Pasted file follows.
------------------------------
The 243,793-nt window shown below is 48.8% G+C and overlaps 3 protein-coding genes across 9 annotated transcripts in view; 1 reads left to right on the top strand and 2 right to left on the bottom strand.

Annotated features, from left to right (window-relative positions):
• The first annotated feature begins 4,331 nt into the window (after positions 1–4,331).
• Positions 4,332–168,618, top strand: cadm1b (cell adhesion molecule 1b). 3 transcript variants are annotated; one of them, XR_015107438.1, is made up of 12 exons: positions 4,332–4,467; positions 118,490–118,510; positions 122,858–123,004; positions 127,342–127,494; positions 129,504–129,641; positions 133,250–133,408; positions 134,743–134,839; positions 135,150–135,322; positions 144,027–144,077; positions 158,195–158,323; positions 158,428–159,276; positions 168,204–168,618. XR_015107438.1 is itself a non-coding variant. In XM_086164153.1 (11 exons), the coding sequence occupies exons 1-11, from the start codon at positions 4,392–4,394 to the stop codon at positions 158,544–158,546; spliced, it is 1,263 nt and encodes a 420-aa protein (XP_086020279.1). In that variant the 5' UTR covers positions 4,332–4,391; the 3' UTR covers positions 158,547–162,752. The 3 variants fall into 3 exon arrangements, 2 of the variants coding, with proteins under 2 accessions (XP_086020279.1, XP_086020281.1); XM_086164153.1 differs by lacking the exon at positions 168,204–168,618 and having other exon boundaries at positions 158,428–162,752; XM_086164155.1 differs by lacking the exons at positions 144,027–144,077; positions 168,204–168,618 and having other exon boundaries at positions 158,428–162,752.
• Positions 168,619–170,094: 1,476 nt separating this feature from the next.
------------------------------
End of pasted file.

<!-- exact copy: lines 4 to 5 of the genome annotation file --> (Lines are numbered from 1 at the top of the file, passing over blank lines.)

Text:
• Positions 4,332–168,618, top strand: cadm1b (cell adhesion molecule 1b). 3 transcript variants are annotated; one of them, XR_015107438.1, is made up of 12 exons: positions 4,332–4,467; positions 118,490–118,510; positions 122,858–123,004; positions 127,342–127,494; positions 129,504–129,641; positions 133,250–133,408; positions 134,743–134,839; positions 135,150–135,322; positions 144,027–144,077; positions 158,195–158,323; positions 158,428–159,276; positions 168,204–168,618. XR_015107438.1 is itself a non-coding variant. In XM_086164153.1 (11 exons), the coding sequence occupies exons 1-11, from the start codon at positions 4,392–4,394 to the stop codon at positions 158,544–158,546; spliced, it is 1,263 nt and encodes a 420-aa protein (XP_086020279.1). In that variant the 5' UTR covers positions 4,332–4,391; the 3' UTR covers positions 158,547–162,752. The 3 variants fall into 3 exon arrangements, 2 of the variants coding, with proteins under 2 accessions (XP_086020279.1, XP_086020281.1); XM_086164153.1 differs by lacking the exon at positions 168,204–168,618 and having other exon boundaries at positions 158,428–162,752; XM_086164155.1 differs by lacking the exons at positions 144,027–144,077; positions 168,204–168,618 and having other exon boundaries at positions 158,428–162,752.
• Positions 168,619–170,094: 1,476 nt separating this feature from the next.